by Grace Patterson, Camp Reel Stories Camper. Originally published here.
This September, I had the opportunity of a lifetime mixing audio for my short film “After The Storm” with Director of Audio and Visual Production, John Loose, at Dolby studios in San Francisco. During our time at Dolby, we got to interact and experiment with state of the art sound equipment, create foley, and mix “After The Storm” in Dolby 5.1 surround sound. Along with fellow campers Sasha, Clarissa and Truly and CRS staff April and Esther, we learned many crucial lessons about sound in film.
One of the first (and most important lessons) we learned from John is that just because you can fix sound errors in post production, the production team should still be as careful as possible to avoid audio mistakes during production. While my production team (In Time Productions) did not intend to make our sound editor’s job more difficult, if we had taken more time while shooting to pay attention to sound, we would have had more time to focus on other aspects of the project during post production. An example of this is how we forgot to record room tone at some of our locations. While this was a genuine mistake, if we had been more organized we could have avoided this.
Another lesson we learned is that under no circumstances should you name files for your film with anything except letters, numbers, and underscores. I need to emphasize this again because it is so, so important, under no circumstances should you name files for your film with anything except letters, numbers, and underscores! My team made the mistake of marking important files with asterixes, which resulted in those files being unable to be read by John’s mixing program. He had to manually change the file names one by one in order to work with them, which wasted his time and could have been very easily prevented.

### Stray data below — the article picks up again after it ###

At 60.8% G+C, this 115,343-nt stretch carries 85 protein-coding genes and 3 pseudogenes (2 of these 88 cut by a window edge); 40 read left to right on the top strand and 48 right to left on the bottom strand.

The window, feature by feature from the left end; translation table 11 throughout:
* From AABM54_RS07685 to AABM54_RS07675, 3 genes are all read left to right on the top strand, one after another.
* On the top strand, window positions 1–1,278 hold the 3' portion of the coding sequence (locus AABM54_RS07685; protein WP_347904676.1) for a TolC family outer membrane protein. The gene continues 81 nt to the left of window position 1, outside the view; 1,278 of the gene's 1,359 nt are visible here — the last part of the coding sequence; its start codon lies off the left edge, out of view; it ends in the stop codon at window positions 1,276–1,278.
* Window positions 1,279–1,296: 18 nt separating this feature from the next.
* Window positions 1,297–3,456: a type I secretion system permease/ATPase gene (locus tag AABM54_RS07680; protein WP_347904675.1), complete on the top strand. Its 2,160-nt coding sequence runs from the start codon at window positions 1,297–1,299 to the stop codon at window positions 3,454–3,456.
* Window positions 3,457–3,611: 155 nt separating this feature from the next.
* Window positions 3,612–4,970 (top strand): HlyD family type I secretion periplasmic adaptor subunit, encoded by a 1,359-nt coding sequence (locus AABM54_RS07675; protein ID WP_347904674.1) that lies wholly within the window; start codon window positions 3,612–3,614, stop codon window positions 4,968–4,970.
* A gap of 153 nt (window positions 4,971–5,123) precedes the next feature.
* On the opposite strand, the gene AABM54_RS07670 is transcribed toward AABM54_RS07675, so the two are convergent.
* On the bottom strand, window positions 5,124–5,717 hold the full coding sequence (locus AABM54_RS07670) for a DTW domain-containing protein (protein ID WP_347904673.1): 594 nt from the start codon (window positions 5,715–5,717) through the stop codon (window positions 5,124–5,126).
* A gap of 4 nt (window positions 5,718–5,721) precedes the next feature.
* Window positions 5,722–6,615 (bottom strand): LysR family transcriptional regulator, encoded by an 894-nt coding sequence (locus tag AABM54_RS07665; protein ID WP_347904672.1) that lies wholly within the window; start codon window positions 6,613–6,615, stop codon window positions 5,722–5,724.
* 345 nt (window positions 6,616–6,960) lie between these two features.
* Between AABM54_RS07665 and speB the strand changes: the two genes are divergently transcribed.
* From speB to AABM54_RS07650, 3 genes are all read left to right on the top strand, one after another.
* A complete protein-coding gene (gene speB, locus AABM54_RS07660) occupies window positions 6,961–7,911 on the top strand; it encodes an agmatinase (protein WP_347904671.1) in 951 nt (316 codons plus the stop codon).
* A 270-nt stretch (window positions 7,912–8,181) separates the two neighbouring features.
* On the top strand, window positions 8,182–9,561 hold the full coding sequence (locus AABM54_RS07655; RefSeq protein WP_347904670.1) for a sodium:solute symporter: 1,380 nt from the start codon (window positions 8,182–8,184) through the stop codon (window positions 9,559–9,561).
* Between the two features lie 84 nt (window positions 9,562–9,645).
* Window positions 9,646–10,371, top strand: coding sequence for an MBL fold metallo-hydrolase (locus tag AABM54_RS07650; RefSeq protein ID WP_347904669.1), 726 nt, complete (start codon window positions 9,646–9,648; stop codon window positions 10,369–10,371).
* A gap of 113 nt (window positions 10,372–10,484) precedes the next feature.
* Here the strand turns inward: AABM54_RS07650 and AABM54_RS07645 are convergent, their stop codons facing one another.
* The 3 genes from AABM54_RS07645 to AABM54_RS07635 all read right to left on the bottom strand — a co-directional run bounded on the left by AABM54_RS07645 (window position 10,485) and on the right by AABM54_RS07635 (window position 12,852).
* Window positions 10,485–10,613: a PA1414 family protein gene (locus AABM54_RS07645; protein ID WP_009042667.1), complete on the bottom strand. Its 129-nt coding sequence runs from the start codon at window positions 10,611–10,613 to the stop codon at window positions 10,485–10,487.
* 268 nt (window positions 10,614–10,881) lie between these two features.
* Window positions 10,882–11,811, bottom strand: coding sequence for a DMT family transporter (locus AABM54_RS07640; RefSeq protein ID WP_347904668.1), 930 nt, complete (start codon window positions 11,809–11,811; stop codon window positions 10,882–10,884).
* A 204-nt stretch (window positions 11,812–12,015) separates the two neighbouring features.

Another great tip John gave us was that we should rehearse recording audio for particular shots, listen back, and fix any issues that come up before recording the “official” audio. Practicing before shots is tedious (especially when you only have one or two weeks to make an entire short film), but it saves lots of time in the editing room. If my team had done this, our audio would’ve sounded more professional in our final project.
Working with John at Dolby was truly a once in a lifetime experience. Before this, I had no interest in working with audio. I was scared that if I was in charge of sound, I would mess up somehow and completely ruin the projects I was working on. I chose not to push myself in fear of failing. However, after this experience, I am no longer afraid of recording and mixing audio. Even if figuring out how to operate the equipment isn’t intuitive for me, I feel more confident in my ability to learn. I am so grateful to Camp Reel Stories and Dolby for giving me and other campers this opportunity.